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    Add calcium and magnesium supplements to your diet. Calcium and magnesium are necessary for muscle function and nervous system health. If you don't have enough, you can have problems with clenching, tension, and other muscle problems.[9]
    • This home remedy can take up to five weeks to work.[10]
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    Relax before bed. It is important to reduce stress before bed so that you're more relaxed during the night and therefore less likely to grind your teeth. Here are some ways to relax before bed and have a more restful sleep:[11]
    • Massage the muscles in your neck, shoulders, and face before you go to sleep.[12]Use your fingers and palms to massage the sides of your head, forehead and jaw in calming circular motions.
    • Soak a washcloth in hot water and hold it against your cheek in front of your earlobe. This will help your muscles to relax and unclench.
    • Take a warm washcloth and hold it over your whole face. This will both help your muscles relax and put you in a calmer state of mind.
    • Turn on soothing music or white noise to help achieve a calm state of mind as you drift off to sleep.
    • Read in bed for at least half an hour before you sleep. This will help you get ready for sleep.
    • Turn off the television, computer, and any bright lights at least an hour before bed. Minimize your sensory experience before you fall asleep.

Part 3
Professional and Medical Remedies

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    See a dentist for general help. If your teeth grinding persists, you should go in to see a dentist as chronic teeth grinding can result in fracturing, loosening, or loss of teeth. If you grind your teeth too consistently, you may even need bridges, crowns, root canals, implants, partial dentures, or even complete dentures. Your dentist will be able to assess which treatments will work best for you. Here are some treatments your dentist may recommend depending on the severity of your symptoms:[13]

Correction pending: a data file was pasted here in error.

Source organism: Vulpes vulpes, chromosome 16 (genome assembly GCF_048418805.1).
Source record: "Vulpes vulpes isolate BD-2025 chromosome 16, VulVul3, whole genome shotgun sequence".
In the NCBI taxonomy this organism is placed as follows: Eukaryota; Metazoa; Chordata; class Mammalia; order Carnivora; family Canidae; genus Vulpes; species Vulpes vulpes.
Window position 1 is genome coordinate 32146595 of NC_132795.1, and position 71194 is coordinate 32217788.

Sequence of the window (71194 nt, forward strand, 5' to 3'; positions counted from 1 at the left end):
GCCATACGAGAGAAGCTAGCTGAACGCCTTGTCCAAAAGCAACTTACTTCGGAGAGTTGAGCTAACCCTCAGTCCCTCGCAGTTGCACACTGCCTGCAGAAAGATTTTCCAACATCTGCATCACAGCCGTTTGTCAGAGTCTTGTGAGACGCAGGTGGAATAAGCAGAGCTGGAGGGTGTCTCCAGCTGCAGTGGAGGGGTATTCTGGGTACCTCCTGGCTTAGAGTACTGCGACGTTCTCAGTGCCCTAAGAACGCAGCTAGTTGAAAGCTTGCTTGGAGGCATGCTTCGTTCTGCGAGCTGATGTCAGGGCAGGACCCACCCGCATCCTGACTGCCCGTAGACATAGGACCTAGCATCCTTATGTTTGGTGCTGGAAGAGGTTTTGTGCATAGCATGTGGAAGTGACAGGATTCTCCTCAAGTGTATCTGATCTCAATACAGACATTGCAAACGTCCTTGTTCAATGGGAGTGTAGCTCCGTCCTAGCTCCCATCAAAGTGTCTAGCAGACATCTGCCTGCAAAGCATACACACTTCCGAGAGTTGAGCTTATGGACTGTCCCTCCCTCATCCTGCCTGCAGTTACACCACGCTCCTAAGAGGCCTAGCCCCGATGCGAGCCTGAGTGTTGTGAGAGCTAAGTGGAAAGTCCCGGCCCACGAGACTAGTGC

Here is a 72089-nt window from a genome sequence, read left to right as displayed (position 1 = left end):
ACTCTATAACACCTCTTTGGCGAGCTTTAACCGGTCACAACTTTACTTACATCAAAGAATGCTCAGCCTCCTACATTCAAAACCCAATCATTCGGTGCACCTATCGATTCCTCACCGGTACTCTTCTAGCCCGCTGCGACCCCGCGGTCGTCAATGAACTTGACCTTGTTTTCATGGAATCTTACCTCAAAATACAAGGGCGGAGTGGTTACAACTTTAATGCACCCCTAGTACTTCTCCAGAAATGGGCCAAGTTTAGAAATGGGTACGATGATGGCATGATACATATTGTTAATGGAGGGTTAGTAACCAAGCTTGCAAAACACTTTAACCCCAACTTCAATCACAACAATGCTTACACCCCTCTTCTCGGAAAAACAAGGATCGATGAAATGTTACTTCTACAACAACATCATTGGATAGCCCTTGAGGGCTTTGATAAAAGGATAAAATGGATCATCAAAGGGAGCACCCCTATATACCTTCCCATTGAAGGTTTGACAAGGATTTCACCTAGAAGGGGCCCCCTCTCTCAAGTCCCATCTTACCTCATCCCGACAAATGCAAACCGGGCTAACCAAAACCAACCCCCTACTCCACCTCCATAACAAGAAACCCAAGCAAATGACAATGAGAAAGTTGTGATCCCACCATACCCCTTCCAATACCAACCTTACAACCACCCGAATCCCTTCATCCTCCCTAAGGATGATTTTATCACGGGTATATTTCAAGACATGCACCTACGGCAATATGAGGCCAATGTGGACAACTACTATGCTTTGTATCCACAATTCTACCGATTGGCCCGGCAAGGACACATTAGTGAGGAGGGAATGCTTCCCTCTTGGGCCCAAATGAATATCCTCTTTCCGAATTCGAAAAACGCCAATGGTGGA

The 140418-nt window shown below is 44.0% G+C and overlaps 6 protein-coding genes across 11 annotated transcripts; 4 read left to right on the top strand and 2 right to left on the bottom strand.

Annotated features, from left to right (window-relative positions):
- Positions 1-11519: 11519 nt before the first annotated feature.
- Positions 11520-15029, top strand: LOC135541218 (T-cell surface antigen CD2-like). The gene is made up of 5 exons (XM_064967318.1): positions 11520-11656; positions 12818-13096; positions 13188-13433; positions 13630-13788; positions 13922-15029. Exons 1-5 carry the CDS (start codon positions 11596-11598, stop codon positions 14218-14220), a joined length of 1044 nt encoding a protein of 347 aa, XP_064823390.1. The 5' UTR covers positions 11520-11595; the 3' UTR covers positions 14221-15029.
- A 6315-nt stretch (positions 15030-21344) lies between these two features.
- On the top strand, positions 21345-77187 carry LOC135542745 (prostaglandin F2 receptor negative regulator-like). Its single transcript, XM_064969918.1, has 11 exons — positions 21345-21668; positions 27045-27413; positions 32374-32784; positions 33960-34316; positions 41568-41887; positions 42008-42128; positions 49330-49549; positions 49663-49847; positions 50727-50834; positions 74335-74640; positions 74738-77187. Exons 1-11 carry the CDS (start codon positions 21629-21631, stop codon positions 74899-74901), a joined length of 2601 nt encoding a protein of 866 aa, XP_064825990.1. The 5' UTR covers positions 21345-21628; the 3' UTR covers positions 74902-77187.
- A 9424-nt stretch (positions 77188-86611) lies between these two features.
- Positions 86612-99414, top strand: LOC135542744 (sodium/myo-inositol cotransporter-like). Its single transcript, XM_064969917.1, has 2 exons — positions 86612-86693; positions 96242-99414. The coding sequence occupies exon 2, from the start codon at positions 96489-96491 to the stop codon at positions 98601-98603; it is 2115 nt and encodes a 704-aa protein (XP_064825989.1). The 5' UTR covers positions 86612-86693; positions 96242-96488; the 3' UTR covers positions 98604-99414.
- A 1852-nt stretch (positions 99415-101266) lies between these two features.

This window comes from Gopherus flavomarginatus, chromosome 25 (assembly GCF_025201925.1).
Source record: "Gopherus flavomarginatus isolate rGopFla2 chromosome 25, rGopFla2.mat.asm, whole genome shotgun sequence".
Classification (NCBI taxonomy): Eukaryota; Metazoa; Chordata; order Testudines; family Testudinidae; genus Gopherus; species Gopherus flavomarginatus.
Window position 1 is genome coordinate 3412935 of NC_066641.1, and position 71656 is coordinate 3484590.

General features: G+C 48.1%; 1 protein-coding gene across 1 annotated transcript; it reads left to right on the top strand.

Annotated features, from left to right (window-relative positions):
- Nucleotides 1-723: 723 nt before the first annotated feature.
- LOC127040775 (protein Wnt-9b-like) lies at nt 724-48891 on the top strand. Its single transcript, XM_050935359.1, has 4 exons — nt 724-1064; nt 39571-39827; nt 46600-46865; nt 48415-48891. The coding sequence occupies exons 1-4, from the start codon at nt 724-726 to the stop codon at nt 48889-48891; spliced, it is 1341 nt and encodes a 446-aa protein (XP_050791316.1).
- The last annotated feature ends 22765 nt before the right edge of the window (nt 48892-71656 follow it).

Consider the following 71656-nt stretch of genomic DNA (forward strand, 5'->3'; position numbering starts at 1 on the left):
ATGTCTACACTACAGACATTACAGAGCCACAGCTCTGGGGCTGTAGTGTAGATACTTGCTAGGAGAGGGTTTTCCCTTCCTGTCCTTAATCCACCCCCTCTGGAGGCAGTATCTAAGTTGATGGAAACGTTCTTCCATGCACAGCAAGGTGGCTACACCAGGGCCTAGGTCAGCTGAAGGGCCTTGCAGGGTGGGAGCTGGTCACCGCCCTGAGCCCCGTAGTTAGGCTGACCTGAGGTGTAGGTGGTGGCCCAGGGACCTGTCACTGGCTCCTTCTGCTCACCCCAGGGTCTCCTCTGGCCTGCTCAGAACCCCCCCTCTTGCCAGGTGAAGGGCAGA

• Muscle relaxants. Bruxism is very rarely treated with medication, but sometimes muscle relaxants and botox can be prescribed to loosen the jaw and prevent teeth grinding.[14]
    • Having crowns or onlays put onto your teeth. If your bruxism has caused damage to the teeth, your bite may be out of alignment. If this is the case, your dentist can use onlays or crowns to reshape the surface of your teeth in order to repair your bite.[15]
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    Get a splint or mouth guard made by your dentist. Your dentist will most likely recommend a mouth guard or splint at night to protect your teeth from the wear and damage caused by grinding. Here is some more information about mouth guards and splints:[16][17]
    • Mouth guards can be custom-fitted by your dentist or can be purchased over the counter. However, mouth guards tend to be soft and can dislodge during teeth grinding. A custom-made mouthguard is significantly more expensive than an over-the-the counter one (though much of the cost may be covered by your insurance), but it will fit your teeth more easily and will create less discomfort.
    • Self-adjusting mouth guards made of ethylene vinyl acetate (EVA) are an affordable alternative to try, before committing to the investment of a custom made mouth guard. These mouth guards can easily be molded in hot water and thus adjusted to your bite. [18]
    • Dental splints are constructed of hard acrylic and fit over either your upper or lower teeth. They are also worn at night in order to protect your teeth from being damaged.
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    Get your teeth fixed cosmetically (optional). If bruxism has affected how your teeth look and you wish to change that, you can see a cosmetic dentist to discuss options.If your teeth have been shortened or ground down by teeth-grinding, a cosmetic dentist can rebuild and reshape the teeth using dental crowns or veneers.[19]These treatments will restore the look of your teeth so that they are longer and look more even.


  • When you have your mouth closed, don't let your teeth touch. They should only be touching when you're chewing and swallowing.
  • While ice is good for most pain, do not use ice in this situation. It will only further the tightening of your jaw, adding to the pain later on. Use a warm washcloth on your face as was mentioned earlier.
  • If your jaw hurts, you can take a pain reliever like ibuprofen to provide temporary relief.


  • Severe teeth grinding can lead to the fracturing, loosening or loss of teeth. It can also affect your jaw and lead to TMD/TMJ, so if you find yourself grinding your teeth often, you should consult a dentist immediately.
  • Some people have been known to develop bruxism after starting antidepressant medication. If this is the case, contact your doctor to see if you can use a different drug or take a medicine that will counteract your teeth grinding[15].